Family members and friends of badly burned Mississippi firefighter Patrick Hardison are seeing him in a new way after he received a full face transplant from a New York bicycle mechanic.
Now the hospital where that surgery was performed on the 41-year-old father of five is hoping other potential patients will start seeing it as a go-to site for the groundbreaking operation. Just 30 people worldwide have received face transplants to date, and Hardison's was one of the most extensive.
"This is the first face transplant that we've done," said Jim Mandler, spokesman for New York University's Langone Medical Center. "This is the first of what we hope will be many face transplants moving forward."
A research grant from the NYU Langone Medical Center financed the painstaking Aug. 14 surgery by Dr. Eduardo Rodriguez, who removed the face of 26-year-old Brooklyn bike mechanic David Rodebaugh — see that man's story below — and transplanted it to the skull of Hardison.
Mandler said that all told, the costs from presurgery, surgery and post-surgery work totaled about $1 million.
"Face transplant is not an [Food and Drug Administration]-approved procedure, so all face transplants are done under research protocols," Mandler told CNBC.
But the more research that's done — and the more successes that are seen — the more Langone Medical Center and other hospitals that do the facial transplants are put on track to make a business out of the surgeries.
An article published this week by New York magazine details the events dating back to 2001 that led to the delicate operation on Hardison, who can now walk into a department store without children flinching in fear when they see his disfigured face.
Hardison, who ran a burgeoning tire business in Senatobia, Mississippi, had his face horrifically burned on Sept. 5, 2001, when the then-27-year-old and other volunteer firemen responded to a house blaze. Hardison went into the home to look for a woman whose husband mistakenly believed was still inside when a ceiling collapsed on him, setting his face on fire.
"His face was smoking and flesh was melting off," fireman Bricky Cole told New York. "It was all char."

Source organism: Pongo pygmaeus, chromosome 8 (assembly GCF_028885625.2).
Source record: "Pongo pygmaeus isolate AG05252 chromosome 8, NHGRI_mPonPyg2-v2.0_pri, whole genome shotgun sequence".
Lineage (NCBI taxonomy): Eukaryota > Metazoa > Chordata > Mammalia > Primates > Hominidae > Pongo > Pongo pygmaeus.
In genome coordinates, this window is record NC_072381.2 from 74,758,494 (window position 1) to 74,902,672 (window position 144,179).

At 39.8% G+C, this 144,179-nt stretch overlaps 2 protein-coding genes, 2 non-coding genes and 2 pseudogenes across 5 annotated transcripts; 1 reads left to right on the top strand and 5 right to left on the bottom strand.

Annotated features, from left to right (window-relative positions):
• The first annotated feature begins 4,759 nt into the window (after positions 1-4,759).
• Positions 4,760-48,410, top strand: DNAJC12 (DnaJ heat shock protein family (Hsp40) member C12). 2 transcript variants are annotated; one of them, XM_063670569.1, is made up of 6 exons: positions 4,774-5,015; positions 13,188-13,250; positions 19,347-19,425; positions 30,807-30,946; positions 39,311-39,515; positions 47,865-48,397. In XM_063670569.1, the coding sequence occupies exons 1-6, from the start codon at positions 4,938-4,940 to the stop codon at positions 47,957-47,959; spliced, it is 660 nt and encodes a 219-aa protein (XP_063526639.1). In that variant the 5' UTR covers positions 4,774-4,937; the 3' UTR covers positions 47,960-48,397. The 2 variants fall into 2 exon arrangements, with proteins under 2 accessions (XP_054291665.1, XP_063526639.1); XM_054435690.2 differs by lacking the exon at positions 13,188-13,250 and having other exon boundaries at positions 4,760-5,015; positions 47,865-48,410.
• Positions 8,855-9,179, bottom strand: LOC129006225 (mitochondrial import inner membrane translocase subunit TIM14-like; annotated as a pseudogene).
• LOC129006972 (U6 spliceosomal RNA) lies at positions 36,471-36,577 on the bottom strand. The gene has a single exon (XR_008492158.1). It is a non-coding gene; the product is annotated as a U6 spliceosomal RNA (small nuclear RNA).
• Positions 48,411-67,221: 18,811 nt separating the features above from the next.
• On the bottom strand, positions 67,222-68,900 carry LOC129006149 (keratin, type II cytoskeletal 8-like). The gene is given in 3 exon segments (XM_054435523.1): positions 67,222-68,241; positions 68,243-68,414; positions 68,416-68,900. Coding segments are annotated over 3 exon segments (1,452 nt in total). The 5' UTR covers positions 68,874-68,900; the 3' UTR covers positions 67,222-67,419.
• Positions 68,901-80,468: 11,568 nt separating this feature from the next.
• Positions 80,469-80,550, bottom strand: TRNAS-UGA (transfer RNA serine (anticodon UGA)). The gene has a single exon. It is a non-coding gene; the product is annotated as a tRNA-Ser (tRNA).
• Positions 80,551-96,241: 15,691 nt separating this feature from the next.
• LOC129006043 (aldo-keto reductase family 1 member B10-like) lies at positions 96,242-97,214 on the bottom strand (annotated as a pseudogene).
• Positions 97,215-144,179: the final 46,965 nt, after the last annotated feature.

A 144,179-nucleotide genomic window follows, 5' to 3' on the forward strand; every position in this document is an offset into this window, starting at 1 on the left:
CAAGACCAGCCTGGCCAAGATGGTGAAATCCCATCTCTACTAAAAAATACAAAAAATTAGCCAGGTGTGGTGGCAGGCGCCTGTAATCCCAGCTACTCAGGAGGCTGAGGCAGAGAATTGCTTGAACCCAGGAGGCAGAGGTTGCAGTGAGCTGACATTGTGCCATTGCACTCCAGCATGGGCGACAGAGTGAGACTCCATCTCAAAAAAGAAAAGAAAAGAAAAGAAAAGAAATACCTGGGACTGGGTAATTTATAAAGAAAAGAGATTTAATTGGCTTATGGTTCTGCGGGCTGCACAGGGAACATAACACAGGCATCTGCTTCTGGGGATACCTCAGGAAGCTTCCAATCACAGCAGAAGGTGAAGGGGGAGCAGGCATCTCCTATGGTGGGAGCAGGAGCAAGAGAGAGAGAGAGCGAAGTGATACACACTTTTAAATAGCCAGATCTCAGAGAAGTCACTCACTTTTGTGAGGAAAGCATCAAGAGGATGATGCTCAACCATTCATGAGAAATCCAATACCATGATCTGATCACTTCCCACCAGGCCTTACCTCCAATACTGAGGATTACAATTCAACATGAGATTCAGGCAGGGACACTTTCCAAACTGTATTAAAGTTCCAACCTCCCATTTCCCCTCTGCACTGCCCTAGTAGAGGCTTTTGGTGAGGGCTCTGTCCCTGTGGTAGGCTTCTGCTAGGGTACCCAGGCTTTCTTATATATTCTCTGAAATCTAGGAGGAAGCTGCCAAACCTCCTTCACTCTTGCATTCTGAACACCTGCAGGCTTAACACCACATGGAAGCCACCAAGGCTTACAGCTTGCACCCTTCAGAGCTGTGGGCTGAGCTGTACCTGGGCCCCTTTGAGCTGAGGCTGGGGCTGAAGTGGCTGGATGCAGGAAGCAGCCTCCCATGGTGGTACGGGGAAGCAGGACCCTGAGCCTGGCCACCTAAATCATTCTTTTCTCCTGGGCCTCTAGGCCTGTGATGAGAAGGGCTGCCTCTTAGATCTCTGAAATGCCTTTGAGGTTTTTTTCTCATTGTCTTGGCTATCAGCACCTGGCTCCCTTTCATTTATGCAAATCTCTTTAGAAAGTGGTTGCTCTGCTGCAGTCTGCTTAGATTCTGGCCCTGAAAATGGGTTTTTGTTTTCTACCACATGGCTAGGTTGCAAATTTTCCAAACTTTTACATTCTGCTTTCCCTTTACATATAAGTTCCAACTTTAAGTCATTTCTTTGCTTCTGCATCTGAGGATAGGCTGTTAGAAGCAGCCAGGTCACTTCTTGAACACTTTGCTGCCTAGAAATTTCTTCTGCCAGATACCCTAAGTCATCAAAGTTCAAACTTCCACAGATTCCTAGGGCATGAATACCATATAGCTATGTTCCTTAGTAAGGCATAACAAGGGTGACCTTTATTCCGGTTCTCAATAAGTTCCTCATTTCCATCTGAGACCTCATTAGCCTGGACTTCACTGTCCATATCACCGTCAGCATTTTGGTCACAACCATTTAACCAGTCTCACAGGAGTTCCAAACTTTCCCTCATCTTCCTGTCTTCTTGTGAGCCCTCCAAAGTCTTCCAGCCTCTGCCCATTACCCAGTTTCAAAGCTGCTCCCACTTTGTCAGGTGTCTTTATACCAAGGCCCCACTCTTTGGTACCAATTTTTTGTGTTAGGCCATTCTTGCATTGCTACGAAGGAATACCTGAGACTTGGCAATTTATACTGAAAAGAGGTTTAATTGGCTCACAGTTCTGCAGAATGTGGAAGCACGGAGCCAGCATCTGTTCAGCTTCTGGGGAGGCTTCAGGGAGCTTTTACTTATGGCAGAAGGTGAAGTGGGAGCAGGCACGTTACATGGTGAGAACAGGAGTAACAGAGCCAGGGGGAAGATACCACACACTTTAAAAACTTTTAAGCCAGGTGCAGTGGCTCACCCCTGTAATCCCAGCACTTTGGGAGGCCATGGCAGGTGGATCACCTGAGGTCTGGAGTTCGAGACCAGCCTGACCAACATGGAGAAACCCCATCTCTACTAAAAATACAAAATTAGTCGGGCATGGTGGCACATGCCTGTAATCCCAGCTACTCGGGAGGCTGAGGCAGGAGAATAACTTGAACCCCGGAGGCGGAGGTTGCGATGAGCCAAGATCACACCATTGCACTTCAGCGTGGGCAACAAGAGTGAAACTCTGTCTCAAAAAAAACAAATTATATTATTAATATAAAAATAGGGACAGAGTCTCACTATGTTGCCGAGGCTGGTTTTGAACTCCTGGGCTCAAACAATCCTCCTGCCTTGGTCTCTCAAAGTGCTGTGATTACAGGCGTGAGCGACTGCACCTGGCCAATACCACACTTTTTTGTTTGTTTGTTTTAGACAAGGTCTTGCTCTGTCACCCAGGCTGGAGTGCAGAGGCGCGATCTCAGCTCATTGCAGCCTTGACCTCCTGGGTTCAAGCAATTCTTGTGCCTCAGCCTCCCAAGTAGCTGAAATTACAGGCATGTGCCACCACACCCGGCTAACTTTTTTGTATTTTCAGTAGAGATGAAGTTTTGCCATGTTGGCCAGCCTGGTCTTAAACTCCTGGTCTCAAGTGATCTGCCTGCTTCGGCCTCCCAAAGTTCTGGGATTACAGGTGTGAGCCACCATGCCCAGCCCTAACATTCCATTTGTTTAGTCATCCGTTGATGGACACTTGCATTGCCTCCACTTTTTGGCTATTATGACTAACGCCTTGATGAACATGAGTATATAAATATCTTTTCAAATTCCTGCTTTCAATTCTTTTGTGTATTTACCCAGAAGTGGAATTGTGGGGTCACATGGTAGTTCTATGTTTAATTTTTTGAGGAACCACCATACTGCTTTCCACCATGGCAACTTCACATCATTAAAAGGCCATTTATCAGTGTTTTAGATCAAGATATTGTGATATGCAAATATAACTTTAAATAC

In the aftermath, Hardison underwent 71 surgeries over the course of a dozen years, and suffered continued pain that led to him developing an addiction to prescription medication as well as decreased vision that was a result of him having no eyelids, New York noted. Hardison's marriage fell apart, and despite restarting his tire business several years after he was injured, he ended up declaring bankruptcy and losing his home.
"I kept trying not to fail, but I couldn't beat it," Hardison told the magazine. "I felt like a failure."
"People don't understand how hard it is just to face the day," he said. "And it doesn't end. It's every day."
Hardison caught a break after he became a candidate for a full facial transplant. "We're going to make you normal," Rodriguez told Hardison after meeting him, according to New York.
But first, another tragedy had to occur.
New York details how Rodebaugh came to be Hardison's face donor. Growing up as a rambunctious child in Ohio, where he skateboarded, snowboarded and performed tricks on BMX bicycles, Rodebaugh moved to Brooklyn, New York, in 2009 and became a bike messenger, and later a bike mechanic.
Rodebaugh, one friend told the magazine, "had a brute macho" that attracted "beautiful girlfriends." The mechanic was on the way on his bike to meet one of those girlfriends this past July 22 when he hit a pedestrian who had walked out between two cars, and landed on his head after being thrown from his bike.
Rodebaugh later came out of a medically induced coma, but went into another coma days later. He was declared brain-dead Aug. 12.
Two days after that, Rodriguez removed Rodebaugh's face — a process that by itself took 12 hours — and transplanted it onto the waiting Hardison, whose own face had been removed in preparation.
Rodriguez earlier had told Hardison that the operation had just a 50 percent chance of success.
"You have to understand: If it were to fail, there is no bailout option. You would likely die. This is a procedure that is all or none," Rodriguez told New York.
But Hardison later said, in a video detailing his story, that "Death never scared me one bit. ... There's a lot of things in life worse than dying."
Nine weeks after the operation, Hardison's children saw him, and his new face in a hospital room.
Read the New York article here.
See a related video here.
Read more about NYU's face transplant program here.